Bryson DeChambeau’s arrival to LIV Golf – which effectively ended his relationship with the PGA Tour – spurred a rapid domino effect of defectors. Instead of sticking with the Tour, the one-time major winner controversially spurned the league and followed the money.
Ahead of LIV’s first tournament in the United States last weekend, the Country Club Adjacent podcast finally received first-hand intel on the bonuses. DeChambeau says his contract runs through 2026. And while not specifying a number, when prodded, the 28-year-old indicates it surpasses $125 million.
Bryson DeChambeau brings a popular face to the league. His feud with fellow LIV member Brooks Koepka adds a layer of spice to the PGA Tour’s main competitor. And his unwillingness to turn down more than $27 million per year speaks more about his value than his values. DeChambeau’s five-year career with PGA earned him nearly $23 million. The money LIV Golf reportedly offered is life-altering.
Asking a 28-year-old to sacrifice that pay stub is nearly impossible, even if the Saudi connection restricts the moral compass of the league. But the choice sits with the golfer, and DeChambeau isn’t alone in his decision-making.
Joining Koepka, Dustin Johnson and Phil Mickelson puts a strain on relationships with friends unwilling to make the jump to LIV. However, with plans to dedicate earnings to greater causes – and having a larger volume to do so – makes the decision palatable.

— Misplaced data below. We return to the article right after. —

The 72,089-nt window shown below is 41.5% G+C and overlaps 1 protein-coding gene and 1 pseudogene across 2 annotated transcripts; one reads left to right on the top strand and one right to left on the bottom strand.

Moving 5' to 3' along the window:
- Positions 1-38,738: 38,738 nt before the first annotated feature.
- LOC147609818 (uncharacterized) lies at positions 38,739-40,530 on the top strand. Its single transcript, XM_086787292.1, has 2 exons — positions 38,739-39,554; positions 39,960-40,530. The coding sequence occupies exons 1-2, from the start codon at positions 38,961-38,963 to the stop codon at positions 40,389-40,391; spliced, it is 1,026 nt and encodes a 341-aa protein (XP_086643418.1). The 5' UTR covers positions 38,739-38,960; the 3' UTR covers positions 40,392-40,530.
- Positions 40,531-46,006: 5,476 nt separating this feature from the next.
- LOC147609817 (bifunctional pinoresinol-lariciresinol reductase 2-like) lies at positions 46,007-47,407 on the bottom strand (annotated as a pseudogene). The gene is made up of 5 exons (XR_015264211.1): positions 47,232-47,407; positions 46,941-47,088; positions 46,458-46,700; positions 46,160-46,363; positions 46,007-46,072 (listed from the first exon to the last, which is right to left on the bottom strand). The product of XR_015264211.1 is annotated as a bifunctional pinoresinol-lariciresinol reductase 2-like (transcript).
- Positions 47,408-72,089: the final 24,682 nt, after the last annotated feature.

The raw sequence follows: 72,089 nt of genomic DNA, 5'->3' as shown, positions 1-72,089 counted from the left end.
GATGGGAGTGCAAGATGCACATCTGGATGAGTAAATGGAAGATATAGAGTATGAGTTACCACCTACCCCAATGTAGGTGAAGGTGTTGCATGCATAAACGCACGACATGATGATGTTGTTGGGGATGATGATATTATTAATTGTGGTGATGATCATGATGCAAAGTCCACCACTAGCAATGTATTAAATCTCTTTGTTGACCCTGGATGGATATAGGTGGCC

On the podcast, DeChambeau explains, “What’s cool about it, though, is that I’ve already put it in places that make sense; whether it’s my foundation or real estate, being able to build a multi-sport complex or taking care of my family.”
DeChambeau, LIV Golf’s Issues Expand Through Mistakes
Bryson DeChambeau’s transition to LIV wasn’t without controversy. In May, the golfer expressed disinterest in the league based on the lack of stability. The 28-year-old said, “I personally don’t think that at this point in time I’m in a place in my career where I can risk things like that.” Bolting within a month from those comments simply isn’t a good look for the player’s credibility.
LIV member Talor Gooch created a social media firestorm after completing Sunday’s round at Pumpkin Ridge. Comparing the brand new league’s atmosphere to the Ryder Cup and President’s Cup didn’t sit well with golf traditionalists. While the Saudi-backed league might believe all press is good press, it’s truly a balancing act until well-established.
The LIV Golf public relations department can only put out so many fires at once. With PGA members firing on all cylinders at defectors like DeChambeau, relevancy means more than stirring up controversy.